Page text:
I haven’t kept to my once-a-week minimum of posting that I had going in February and March. Forgive me.
I wrote last month about my goal to read a short and spiritually nourishing book each month this year. The book I read in March was John Calvin’s Golden Booklet of the True Christian Life. The material was originally part of his Institutes, but was later published separately. My copy is 94 pages.
Calvin has five headings in this little book: “Humble Obedience,” “Self-denial,” “Patience in Crossbearing,” “Hopefulness for the next world,” and “The Right Use of the Present Life.” What amazes me about this book is how incredibly pastoral it is. Regardless of your theological persuasion, most of us don’t think of Calvin as being particularly pastoral. But of course he was- the man lived and taught in Geneva, home to people from every corner of Europe who had fled the wrath of the Catholic or Anglican church because of their religious convictions. He himself was a religious refugee of sorts. And it comes out in his writing, in gentleness, spiritual discernment, and great compassion.
His gentleness, especially in dealing with sinful people, is evident. Consider:
A sincere repentance from the heart does not guarantee that we shall not wander from the straight path and sometimes become bewildered.
Let everyone proceed according to his given ability and continue the journey he has begun. There is no man so unhappy that he will not make some progress, however small.
Though we fall short, our labor is not lost if this day surpasses the preceding one.
Imagine walking into your pastor’s office burdened with sin and hearing those words from his lips. There is so much comfort here, so much gentleness and pastoral wisdom!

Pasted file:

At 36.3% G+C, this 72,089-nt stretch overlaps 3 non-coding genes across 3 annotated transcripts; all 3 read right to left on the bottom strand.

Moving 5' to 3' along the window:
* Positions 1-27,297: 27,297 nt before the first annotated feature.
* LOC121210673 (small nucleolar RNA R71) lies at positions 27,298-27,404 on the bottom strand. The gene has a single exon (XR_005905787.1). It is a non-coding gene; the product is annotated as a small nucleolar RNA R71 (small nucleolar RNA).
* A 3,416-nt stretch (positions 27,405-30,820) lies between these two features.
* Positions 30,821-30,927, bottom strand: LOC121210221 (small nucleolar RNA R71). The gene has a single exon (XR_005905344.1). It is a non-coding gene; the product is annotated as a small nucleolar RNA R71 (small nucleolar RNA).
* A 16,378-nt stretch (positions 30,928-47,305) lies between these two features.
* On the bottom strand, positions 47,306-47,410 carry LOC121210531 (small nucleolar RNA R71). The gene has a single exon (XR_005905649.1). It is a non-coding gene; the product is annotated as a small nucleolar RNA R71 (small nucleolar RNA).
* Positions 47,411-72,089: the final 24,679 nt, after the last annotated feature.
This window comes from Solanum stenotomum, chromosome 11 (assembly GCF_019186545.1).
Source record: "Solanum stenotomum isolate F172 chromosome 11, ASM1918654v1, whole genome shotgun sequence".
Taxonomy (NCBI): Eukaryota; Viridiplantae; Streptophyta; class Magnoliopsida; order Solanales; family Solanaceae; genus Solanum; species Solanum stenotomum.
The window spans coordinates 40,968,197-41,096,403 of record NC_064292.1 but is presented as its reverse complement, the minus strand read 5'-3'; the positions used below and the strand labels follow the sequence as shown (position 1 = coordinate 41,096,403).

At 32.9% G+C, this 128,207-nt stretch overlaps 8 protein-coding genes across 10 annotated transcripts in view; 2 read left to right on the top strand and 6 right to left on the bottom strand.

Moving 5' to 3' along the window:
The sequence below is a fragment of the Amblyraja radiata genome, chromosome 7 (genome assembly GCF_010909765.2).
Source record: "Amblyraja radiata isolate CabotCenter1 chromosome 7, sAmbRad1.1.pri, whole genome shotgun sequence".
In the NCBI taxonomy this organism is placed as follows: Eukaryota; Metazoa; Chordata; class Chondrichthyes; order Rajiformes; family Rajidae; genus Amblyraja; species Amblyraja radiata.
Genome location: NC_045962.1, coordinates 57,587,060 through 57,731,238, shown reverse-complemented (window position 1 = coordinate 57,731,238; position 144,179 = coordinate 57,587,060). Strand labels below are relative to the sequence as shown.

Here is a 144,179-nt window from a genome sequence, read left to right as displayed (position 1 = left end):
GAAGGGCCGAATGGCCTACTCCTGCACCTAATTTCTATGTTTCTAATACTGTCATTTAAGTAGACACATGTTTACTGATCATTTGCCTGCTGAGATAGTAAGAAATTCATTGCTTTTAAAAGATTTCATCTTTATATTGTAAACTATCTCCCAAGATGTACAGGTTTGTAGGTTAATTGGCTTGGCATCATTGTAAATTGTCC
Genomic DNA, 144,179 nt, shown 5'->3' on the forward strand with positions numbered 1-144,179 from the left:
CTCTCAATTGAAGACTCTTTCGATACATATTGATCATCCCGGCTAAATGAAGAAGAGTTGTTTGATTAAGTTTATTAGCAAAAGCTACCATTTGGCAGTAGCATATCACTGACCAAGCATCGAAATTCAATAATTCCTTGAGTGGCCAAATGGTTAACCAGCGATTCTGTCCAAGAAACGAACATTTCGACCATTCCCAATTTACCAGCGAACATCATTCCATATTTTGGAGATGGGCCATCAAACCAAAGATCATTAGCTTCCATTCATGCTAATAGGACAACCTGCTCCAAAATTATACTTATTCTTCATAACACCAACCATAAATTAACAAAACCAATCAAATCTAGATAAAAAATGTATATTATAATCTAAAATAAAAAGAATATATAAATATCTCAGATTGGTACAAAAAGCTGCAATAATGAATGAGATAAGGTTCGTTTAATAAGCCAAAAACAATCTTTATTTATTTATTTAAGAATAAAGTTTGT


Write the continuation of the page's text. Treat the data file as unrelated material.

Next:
When I say spiritual discernment, I mean that Calvin seems to so often see the root of the issue. Consider these excerpts:
The gospel is not a doctrine of the tongue, but of life.
But our religion will be unprofitable if it does not change our heart, pervade our manners, and transform us into new creatures.
[On cross-bearing] It is no small profit to be robbed of our blind self-love so that we become fully aware of our weakness; to have such and understanding of our weakness that we distrust ourselves; to distrust ourselves to such and extent that we put all our trust in God; to depend with such boundless confidence on God that we rely entirely on his help, that that we may victoriously persevere to the end; to continue in his grace that we may know he is true and faithful in all his promises; and to experience the certainty of his promises so that our hope may become firmer.
I think he just nails it in so many of these assertions he makes about the human heart, about God’s purpose in suffering, about the goal of our faith.
Calvin’s compassion for suffering comes out particularly here as well:
[On charity] When a member of our physical body is diseased and the whole body has to labor to restore it to health, we do not despise this diseased member or hold it under obligation because it needs all this assistance.
The more we are afflicted by adversities, the more surely our fellowship with Christ is confirmed!
That no man might call sadness a vice, he has pronounced a blessing on them that mourn.
This is the reason why we see different persons disciplined with different crossed. The heavenly Physician takes care of the well-being of all his patients; he gives some a milder medicine and purifies others by more shocking treatments, but he omits no one; for the whole world, without exception, is ill.
Calvin was no ivory-tower theologian; I think it is evident from his writing that he suffered with his people, and tried as best he could both to comfort them in pain and to teach them to suffer well. I particularly love that last excerpt; the concept of God loving his own with distinction is one I’ve written about before.
I had read Golden Booklet before, and I’ll definitely read it again. I highly recommend it.